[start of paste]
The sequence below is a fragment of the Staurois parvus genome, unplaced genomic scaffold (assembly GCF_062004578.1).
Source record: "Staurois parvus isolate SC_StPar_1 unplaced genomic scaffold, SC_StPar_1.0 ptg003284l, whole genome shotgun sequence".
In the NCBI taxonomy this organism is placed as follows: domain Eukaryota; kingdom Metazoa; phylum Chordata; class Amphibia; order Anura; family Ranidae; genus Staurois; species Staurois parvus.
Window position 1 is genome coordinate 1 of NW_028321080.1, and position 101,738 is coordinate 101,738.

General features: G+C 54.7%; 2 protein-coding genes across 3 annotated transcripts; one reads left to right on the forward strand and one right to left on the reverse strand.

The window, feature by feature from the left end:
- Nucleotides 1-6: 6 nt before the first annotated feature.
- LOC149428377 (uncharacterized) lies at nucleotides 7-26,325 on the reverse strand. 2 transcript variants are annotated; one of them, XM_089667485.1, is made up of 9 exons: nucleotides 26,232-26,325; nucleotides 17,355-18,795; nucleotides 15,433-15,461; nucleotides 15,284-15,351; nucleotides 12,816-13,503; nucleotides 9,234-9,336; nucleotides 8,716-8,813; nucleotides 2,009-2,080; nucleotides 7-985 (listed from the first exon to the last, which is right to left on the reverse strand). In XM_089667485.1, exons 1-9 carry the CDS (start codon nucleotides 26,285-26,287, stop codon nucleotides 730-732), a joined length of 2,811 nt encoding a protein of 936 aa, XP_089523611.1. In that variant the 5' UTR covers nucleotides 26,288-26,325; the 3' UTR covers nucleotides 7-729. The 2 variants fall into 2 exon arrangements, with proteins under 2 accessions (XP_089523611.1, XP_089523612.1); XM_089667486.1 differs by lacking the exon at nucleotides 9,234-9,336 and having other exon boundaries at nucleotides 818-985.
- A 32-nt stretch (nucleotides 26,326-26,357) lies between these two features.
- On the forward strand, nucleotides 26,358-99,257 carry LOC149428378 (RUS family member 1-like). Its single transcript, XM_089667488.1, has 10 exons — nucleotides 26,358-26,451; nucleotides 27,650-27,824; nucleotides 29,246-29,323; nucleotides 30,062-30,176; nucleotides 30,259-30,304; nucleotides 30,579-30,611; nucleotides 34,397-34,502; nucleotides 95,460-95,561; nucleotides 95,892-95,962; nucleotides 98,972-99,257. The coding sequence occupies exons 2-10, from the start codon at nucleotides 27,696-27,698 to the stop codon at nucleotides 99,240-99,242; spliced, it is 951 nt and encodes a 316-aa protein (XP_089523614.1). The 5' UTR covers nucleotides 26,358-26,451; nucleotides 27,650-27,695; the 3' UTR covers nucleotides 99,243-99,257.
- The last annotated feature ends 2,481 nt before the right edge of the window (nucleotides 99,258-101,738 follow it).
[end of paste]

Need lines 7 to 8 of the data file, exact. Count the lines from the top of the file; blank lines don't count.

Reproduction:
- Nucleotides 1-6: 6 nt before the first annotated feature.
- LOC149428377 (uncharacterized) lies at nucleotides 7-26,325 on the reverse strand. 2 transcript variants are annotated; one of them, XM_089667485.1, is made up of 9 exons: nucleotides 26,232-26,325; nucleotides 17,355-18,795; nucleotides 15,433-15,461; nucleotides 15,284-15,351; nucleotides 12,816-13,503; nucleotides 9,234-9,336; nucleotides 8,716-8,813; nucleotides 2,009-2,080; nucleotides 7-985 (listed from the first exon to the last, which is right to left on the reverse strand). In XM_089667485.1, exons 1-9 carry the CDS (start codon nucleotides 26,285-26,287, stop codon nucleotides 730-732), a joined length of 2,811 nt encoding a protein of 936 aa, XP_089523611.1. In that variant the 5' UTR covers nucleotides 26,288-26,325; the 3' UTR covers nucleotides 7-729. The 2 variants fall into 2 exon arrangements, with proteins under 2 accessions (XP_089523611.1, XP_089523612.1); XM_089667486.1 differs by lacking the exon at nucleotides 9,234-9,336 and having other exon boundaries at nucleotides 818-985.